Talk to Yourself

19 February 2023 am – Psalm 42:5 – Encouragement – Scott Childs
Introduction: The author of this Psalm, who was likely David, was going through a deeply distressing and depressing time. Spurgeon suspects that it was during the days when David fled from Absalom, his son, who attempted to take the throne from him. He was very low. Depression threatened to overwhelm him.
Very likely, each of us has experienced times of discouragement, defeat, or even depression similar to David’s. The cause may be fears, frustrations, opposition, an unbelieving spouse, wayward children, financial struggles, health issues, an unfaithful friend, or a myriad of other things. During depressing times, there seems to be no light at the end of the tunnel, no hope of escape, and no peace for the soul. When you are wading through the mire of one of these valleys, you need to talk to yourself as David did.
Transition: When you are downhearted, here are three lessons you must learn from David to get you out of the valley of despair.
  1. David did NOT listen to himself.
a.         His heart was hurting.
1)         He spent many days and night crying (v.3).
2)         He felt that his burdens were like water pouring over him (v.7).
3)         He felt like God had forgotten him (v.9).
4)         He endured the sharp jabs spoken to him from his enemies (v.10). For you, they may be unkind words from an unsaved spouse. They may be cruel words from those you love.
5)         His heart was pained by those who asked him, “Where is your God when you need him?”
6)         A hurting heart has a difficult time seeing reality. Sorrows are like thick, dark storm clouds that block the sun and add to the gloom. David’s heart was heavy!
b.         He did not follow his heart
1)         A secular idea in our world today is that we ought to follow our heart. That is not wise advice.
2)         Solomon wrote, (Proverbs 28:26) “He that trusteth in his own heart is a fool: but whoso walketh wisely, he shall be delivered.” “Follow Your Heart” is a philosophy that is opposite to God’s words in this verse. Trusting in our own heart is trusting your feelings and emotions (e.g., fear, worry, panic, irritation, self-confidence). It focuses on the “what if” possibilities. Likewise, it may rely on reason or logic. It is humanism. It is living life independent of God. It is ignoring (Proverbs 3:5-6) “Trust in the LORD with all thine heart; and lean not unto thine own understanding. In all thy ways acknowledge him, and he shall direct thy paths.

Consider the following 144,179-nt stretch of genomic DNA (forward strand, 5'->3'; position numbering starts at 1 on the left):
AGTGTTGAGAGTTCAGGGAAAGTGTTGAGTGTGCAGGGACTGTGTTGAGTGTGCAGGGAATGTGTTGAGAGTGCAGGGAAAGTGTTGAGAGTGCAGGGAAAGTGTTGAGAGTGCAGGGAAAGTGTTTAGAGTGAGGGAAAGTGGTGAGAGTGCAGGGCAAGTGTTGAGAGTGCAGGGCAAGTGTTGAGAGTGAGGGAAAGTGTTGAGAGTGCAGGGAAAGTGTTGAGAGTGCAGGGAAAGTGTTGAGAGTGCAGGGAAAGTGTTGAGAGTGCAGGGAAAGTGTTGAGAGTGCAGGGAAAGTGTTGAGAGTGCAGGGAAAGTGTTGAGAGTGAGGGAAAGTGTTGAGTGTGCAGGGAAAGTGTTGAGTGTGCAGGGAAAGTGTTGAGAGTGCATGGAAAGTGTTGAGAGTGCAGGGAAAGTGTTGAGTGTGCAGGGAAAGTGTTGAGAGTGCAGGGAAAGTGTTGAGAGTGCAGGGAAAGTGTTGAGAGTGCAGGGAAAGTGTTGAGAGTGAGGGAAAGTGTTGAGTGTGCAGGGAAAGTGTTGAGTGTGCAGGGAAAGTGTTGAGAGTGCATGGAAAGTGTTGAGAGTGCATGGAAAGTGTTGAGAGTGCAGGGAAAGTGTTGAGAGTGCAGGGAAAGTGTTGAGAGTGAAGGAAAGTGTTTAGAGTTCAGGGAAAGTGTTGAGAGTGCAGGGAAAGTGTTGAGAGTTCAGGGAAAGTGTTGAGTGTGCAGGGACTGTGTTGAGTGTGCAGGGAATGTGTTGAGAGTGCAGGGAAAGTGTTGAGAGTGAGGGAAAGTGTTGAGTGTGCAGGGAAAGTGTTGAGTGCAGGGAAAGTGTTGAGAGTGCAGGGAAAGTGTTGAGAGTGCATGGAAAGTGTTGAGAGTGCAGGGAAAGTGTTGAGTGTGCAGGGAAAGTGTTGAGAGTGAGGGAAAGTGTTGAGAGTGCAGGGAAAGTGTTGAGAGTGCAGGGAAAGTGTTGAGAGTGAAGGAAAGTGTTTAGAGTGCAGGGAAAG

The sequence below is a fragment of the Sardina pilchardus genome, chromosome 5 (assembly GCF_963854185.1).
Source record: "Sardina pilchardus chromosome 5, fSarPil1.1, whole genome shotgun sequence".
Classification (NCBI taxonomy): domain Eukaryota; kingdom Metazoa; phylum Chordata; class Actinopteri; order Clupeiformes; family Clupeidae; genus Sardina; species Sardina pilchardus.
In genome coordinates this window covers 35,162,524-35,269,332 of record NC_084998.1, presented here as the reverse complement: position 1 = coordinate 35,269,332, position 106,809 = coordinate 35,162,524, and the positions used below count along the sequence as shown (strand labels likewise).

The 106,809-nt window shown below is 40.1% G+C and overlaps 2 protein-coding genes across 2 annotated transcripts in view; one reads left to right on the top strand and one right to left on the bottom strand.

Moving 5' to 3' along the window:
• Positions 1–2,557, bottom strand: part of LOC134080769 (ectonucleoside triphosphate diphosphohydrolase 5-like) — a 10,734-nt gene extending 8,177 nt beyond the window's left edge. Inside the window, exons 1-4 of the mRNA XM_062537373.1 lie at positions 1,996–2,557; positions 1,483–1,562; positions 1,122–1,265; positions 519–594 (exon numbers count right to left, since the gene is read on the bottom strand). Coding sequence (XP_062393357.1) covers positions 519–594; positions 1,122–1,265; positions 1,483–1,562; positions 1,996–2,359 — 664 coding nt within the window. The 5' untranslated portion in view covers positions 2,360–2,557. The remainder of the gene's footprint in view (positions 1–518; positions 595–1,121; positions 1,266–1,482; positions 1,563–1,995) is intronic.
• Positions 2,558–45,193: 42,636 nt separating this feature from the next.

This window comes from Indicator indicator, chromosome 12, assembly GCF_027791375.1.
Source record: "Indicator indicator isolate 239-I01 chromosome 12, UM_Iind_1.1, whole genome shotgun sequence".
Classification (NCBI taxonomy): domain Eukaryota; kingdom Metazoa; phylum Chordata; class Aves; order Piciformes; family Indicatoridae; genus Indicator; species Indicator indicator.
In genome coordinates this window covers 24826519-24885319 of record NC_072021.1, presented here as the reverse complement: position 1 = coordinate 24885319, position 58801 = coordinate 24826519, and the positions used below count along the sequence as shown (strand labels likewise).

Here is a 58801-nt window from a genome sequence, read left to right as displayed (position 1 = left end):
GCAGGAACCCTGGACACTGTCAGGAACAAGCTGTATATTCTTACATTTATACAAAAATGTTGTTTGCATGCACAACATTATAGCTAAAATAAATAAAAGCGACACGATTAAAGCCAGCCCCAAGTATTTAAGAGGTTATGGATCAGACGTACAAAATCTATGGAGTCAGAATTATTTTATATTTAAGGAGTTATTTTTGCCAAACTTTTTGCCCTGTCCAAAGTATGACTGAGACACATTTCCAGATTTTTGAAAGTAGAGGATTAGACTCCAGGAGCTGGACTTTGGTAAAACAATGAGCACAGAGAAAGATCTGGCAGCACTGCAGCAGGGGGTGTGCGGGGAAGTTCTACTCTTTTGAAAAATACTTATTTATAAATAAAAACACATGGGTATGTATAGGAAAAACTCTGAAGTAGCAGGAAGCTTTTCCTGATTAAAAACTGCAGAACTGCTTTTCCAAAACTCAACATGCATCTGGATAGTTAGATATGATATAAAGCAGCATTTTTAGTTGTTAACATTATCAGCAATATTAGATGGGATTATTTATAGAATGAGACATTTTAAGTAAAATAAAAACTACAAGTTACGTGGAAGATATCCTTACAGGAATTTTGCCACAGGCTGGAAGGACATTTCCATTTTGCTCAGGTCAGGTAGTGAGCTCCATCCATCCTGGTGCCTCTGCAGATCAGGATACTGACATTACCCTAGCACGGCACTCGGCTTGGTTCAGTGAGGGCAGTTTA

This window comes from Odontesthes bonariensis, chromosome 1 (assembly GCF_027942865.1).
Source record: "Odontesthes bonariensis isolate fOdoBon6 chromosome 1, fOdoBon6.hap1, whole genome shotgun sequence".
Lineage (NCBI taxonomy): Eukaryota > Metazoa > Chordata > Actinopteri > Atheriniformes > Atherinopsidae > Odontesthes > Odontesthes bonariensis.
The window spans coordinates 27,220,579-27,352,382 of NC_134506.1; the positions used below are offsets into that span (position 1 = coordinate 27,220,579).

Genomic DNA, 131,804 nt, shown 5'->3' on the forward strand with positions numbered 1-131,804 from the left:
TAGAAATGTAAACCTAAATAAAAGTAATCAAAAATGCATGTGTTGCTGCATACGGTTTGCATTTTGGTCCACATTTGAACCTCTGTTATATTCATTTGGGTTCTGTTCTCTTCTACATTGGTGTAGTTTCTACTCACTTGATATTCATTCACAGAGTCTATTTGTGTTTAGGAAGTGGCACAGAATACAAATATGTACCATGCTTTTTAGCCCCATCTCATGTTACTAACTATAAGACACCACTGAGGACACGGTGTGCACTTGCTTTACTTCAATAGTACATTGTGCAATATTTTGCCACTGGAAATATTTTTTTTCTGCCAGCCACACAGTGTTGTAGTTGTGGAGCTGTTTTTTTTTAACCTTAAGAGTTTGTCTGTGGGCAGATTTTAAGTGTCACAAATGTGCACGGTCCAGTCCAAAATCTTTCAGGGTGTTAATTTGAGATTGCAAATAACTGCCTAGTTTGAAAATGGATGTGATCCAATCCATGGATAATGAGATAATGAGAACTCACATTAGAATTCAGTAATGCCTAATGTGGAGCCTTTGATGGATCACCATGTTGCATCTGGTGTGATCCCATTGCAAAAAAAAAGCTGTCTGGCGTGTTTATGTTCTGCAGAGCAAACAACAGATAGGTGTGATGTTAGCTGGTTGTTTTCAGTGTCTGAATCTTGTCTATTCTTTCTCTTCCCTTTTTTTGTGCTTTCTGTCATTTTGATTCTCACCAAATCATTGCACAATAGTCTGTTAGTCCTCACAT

3)         David did not follow his heart.
2.        David DID talk to his soul.
a.         He asked himself two questions
1)         He asked, “Why are you cast down, O my soul?”
a)         The words “cast down” describe something that is sunk or depressed. His soul had reached a low ebb.
b)         In asking, “Why”, he may have tried to evaluate the reason for this terrible feeling.
c)         When we are cast down like this, sometimes we know the cause behind it. It may be the guilt of an unconfessed sin. It may be our lack of spending quality time with the Lord. It may be a feeling of failure. Often, it is an accumulation of unresolved problems.
2)         He asked, “Why are you disquieted in me?”
a)         The word “disquieted” refers to an uproar, groan, murmur, or turbulent feeling in his heart.
b)         Certainly, depressed feelings do cause turbulence and groaning within. Such feelings cause us to overlook the roses and see only the thorns. We stop caring about others and focus only on ourselves.